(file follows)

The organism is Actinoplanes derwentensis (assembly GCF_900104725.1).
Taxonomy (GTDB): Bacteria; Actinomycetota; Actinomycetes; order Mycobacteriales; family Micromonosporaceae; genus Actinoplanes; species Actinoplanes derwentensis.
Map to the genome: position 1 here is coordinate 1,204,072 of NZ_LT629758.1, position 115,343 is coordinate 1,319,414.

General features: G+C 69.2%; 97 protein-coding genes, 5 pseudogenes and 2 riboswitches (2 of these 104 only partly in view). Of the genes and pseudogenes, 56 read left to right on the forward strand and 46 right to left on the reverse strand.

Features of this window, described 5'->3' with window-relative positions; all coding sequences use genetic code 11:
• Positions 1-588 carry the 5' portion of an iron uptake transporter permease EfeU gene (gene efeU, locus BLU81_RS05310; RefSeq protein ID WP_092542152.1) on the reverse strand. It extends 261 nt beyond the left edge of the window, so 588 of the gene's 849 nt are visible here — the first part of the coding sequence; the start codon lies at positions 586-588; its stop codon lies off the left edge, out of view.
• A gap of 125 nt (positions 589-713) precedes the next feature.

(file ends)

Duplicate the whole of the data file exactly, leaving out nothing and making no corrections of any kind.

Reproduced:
The organism is Actinoplanes derwentensis (assembly GCF_900104725.1).
Taxonomy (GTDB): Bacteria; Actinomycetota; Actinomycetes; order Mycobacteriales; family Micromonosporaceae; genus Actinoplanes; species Actinoplanes derwentensis.
Map to the genome: position 1 here is coordinate 1,204,072 of NZ_LT629758.1, position 115,343 is coordinate 1,319,414.

General features: G+C 69.2%; 97 protein-coding genes, 5 pseudogenes and 2 riboswitches (2 of these 104 only partly in view). Of the genes and pseudogenes, 56 read left to right on the forward strand and 46 right to left on the reverse strand.

Features of this window, described 5'->3' with window-relative positions; all coding sequences use genetic code 11:
• Positions 1-588 carry the 5' portion of an iron uptake transporter permease EfeU gene (gene efeU, locus BLU81_RS05310; RefSeq protein ID WP_092542152.1) on the reverse strand. It extends 261 nt beyond the left edge of the window, so 588 of the gene's 849 nt are visible here — the first part of the coding sequence; the start codon lies at positions 586-588; its stop codon lies off the left edge, out of view.
• A gap of 125 nt (positions 589-713) precedes the next feature.